The evolutionary foundation of Ham's creation "museum"
John Stear, July 2007

"The Cincinnati region is world famous for its fossils. Virtually every natural history museum worthy of that designation anywhere on Earth has in its collections fossil specimens from the Ohio-Kentucky-Indiana Tri-State area".
- -Dr. Richard Davis,
Emeritus Distinguished Research Professor of Coastal Geology and Sedimentology at the Department of Geology, University of South Florida (USF). "Cincinnati fossils, an elementary guide to the Ordovician rocks and fossils of the Cincinnati, Ohio, region."  a Cincinnati Museum of Natural History Publication.

The videos describing the Cincinnati fossils were produced by Greg Courtney.  Greg is an amateur paleontologist and holds the Education Chair in the Dry Dredgers.  The Dry Dredgers, an  association of amateur geologists and fossil collectors (affiliated with UC Geology department) is the oldest fossil club/paleontological organization in the USA (established in 1942). See below for links to The Dry Dredgers, Greg's web site and more links to the Cincinnati fossils.

The revelation that Ken Ham's anti science museum is built on the very evidence that YECs deny (watch the videos below) is not only a further blow to the museum's and Ham's credibility but a blow to the scientific integrity of the scientists who have prostituted their learning to work for Ham and AiG.  It's perhaps not surprising that those "scientists" lacked the inquisitiveness one would see from scientists active in the field.  Ham's "scientists" weren't the least bit curious about the very rocks upon which the "museum" was constructed.  The fact is these rocks abound with marine fossils from the Ordovician period (which began approximately 510 million years ago with the end of the Cambrian and ended around 445 million years ago with the beginning of the Silurian).

The videos clearly present the evidence that the Cincinnati fossils were built up slowly over millions of years, and I quote from the first video:

If they [the fossils] were all transported from thousands of miles away by Noah's flood... They would [have] a jumbled appearance and wouldn't have these things segregated by species.  You wouldn't see the gradations of their evolution, their transitional forms exactly arranged the way they are all over the Earth... if you go with the [creationists] vapour canopy hypothesis ... there's no way you can have life forms springing forth and growing in mere seconds when it takes centuries and millions of years... this is ancient history.  They lived and died here.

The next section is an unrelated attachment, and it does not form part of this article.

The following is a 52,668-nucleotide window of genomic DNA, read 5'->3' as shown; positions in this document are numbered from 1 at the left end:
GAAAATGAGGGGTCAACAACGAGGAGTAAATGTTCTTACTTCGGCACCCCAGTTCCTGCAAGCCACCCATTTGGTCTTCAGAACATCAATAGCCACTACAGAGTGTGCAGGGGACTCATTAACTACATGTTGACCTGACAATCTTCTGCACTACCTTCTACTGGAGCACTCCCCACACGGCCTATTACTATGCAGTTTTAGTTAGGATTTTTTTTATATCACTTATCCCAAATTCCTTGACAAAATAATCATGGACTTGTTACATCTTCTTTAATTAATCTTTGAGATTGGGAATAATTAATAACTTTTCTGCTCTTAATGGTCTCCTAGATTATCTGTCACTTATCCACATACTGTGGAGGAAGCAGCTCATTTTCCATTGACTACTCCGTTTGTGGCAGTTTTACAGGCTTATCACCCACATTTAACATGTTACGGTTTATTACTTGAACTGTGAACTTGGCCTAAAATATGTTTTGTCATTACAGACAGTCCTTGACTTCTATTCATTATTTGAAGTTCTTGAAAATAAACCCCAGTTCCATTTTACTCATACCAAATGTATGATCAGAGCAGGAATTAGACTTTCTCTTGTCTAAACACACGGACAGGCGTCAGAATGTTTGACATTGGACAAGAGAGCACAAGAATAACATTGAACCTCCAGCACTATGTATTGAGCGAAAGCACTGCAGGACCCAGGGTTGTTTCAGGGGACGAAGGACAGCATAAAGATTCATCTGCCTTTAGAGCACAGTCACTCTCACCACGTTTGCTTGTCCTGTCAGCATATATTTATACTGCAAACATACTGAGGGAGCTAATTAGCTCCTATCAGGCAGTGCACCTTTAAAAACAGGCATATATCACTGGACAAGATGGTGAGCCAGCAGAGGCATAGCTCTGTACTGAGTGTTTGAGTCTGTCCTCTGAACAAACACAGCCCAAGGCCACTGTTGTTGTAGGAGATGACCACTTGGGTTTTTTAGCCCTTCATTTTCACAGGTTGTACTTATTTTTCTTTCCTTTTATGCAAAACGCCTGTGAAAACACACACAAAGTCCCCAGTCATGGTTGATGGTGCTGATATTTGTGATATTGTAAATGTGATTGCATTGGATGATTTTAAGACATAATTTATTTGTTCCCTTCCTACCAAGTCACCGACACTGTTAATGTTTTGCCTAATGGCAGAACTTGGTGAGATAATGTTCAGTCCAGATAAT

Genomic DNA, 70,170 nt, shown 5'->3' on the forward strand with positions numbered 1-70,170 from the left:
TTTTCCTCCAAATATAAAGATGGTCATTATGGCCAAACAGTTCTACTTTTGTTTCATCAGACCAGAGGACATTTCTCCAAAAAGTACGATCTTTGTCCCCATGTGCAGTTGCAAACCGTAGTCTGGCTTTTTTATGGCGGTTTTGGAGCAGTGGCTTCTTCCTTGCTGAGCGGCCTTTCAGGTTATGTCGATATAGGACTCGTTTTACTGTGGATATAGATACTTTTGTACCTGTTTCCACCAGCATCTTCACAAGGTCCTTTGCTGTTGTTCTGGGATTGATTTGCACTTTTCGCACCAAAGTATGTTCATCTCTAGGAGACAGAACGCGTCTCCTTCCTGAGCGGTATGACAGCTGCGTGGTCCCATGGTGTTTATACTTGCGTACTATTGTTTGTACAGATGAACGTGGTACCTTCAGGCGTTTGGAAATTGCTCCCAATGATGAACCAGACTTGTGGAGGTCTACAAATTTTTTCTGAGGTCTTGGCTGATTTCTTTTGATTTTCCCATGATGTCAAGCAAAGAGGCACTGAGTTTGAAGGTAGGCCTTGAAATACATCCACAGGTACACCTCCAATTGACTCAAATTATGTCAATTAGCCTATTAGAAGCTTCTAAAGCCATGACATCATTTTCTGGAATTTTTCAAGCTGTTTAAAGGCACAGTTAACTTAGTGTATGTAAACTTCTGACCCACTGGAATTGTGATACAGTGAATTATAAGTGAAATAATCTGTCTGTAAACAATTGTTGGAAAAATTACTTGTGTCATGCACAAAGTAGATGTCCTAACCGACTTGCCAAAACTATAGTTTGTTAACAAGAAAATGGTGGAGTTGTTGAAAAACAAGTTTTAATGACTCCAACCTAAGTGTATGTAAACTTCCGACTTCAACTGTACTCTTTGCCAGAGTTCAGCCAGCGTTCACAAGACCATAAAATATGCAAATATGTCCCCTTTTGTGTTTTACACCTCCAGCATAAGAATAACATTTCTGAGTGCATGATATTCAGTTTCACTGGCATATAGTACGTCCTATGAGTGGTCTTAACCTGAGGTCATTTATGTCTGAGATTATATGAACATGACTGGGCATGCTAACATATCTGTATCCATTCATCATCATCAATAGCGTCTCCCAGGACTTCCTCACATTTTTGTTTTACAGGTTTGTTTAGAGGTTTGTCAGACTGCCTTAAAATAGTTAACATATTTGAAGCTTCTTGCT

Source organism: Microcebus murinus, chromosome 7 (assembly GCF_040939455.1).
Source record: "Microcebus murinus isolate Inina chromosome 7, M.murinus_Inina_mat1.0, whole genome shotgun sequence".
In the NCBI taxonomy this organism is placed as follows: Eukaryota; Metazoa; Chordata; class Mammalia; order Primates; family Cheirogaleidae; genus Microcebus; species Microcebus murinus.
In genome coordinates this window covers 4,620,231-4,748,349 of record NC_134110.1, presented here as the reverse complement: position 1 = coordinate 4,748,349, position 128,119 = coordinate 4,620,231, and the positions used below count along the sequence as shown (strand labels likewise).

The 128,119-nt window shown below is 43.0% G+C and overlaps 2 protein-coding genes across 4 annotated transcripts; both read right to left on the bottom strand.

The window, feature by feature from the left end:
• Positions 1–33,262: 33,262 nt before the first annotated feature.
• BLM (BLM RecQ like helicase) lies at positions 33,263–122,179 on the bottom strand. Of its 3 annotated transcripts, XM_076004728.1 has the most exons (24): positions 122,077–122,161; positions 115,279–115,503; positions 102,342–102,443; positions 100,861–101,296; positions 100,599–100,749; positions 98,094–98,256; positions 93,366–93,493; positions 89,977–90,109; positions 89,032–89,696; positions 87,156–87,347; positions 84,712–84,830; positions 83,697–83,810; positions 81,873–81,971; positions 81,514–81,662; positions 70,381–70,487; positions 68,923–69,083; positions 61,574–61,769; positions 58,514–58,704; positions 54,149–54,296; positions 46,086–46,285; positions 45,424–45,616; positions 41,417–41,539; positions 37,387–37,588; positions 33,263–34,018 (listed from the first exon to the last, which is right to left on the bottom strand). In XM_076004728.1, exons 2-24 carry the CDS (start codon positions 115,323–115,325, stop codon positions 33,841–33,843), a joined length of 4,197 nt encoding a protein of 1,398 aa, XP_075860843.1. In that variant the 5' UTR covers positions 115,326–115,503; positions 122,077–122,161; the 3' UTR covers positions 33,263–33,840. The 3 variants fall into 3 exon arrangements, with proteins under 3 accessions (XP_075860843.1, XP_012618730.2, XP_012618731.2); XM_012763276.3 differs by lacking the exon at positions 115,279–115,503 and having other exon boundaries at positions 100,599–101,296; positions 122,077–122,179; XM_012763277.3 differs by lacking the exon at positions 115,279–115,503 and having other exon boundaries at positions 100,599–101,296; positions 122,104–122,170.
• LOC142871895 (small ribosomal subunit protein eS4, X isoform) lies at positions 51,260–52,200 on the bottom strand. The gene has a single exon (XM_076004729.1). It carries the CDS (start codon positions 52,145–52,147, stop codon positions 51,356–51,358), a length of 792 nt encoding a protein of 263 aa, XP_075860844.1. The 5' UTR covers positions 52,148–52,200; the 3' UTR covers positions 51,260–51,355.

The second video describes the Cincinnati fossils in more detail.

At Jon Woolf's web site The Woolf's Den, Jon also explains why the Cincinnati fossils say an emphatic NO! to the YEC claim that the fossil record is the result of Noah's flood. His opening remarks:

This was practically my first serious contribution to defending contemporary science against the assaults of the creationists. I wrote it in January 1995, shortly after I had first gotten involved in creation-evolution discussions in Compuserves Dinosaurs Forum. Strictly speaking, this article isn't about evolution at all. It's about geologic time. It discusses an extremely simple and obvious hole in the young-earth creationist claim that the fossil record is the result of the Biblical Flood. No creationist has ever successfully criticized this piece. None has ever even had the courage to try.

Of course Jon Woolf had no idea that some time later the creationists would build their repository of the absurd on the tell tale fossils of tiny creatures that lived and died there millions of years ago.

They might take a minute or two to load

Part One

Part Two


Part one of the video was obtained from PZ Myers' The Panda's Thumb.
Parts one and two are posted on

Follow these links for more about the Cincinnati fossils:

Dry Dredgers

Greg Courtney's web site

Fossil Hunting in Cincinnati August 2000

Cincinnati fossils
University of Georgia Stratigraphy Lab

Cincinnatian Fossils From the Ordovician Period
Jeff Bryant

Bill Heimbrock's Ordovician Paradise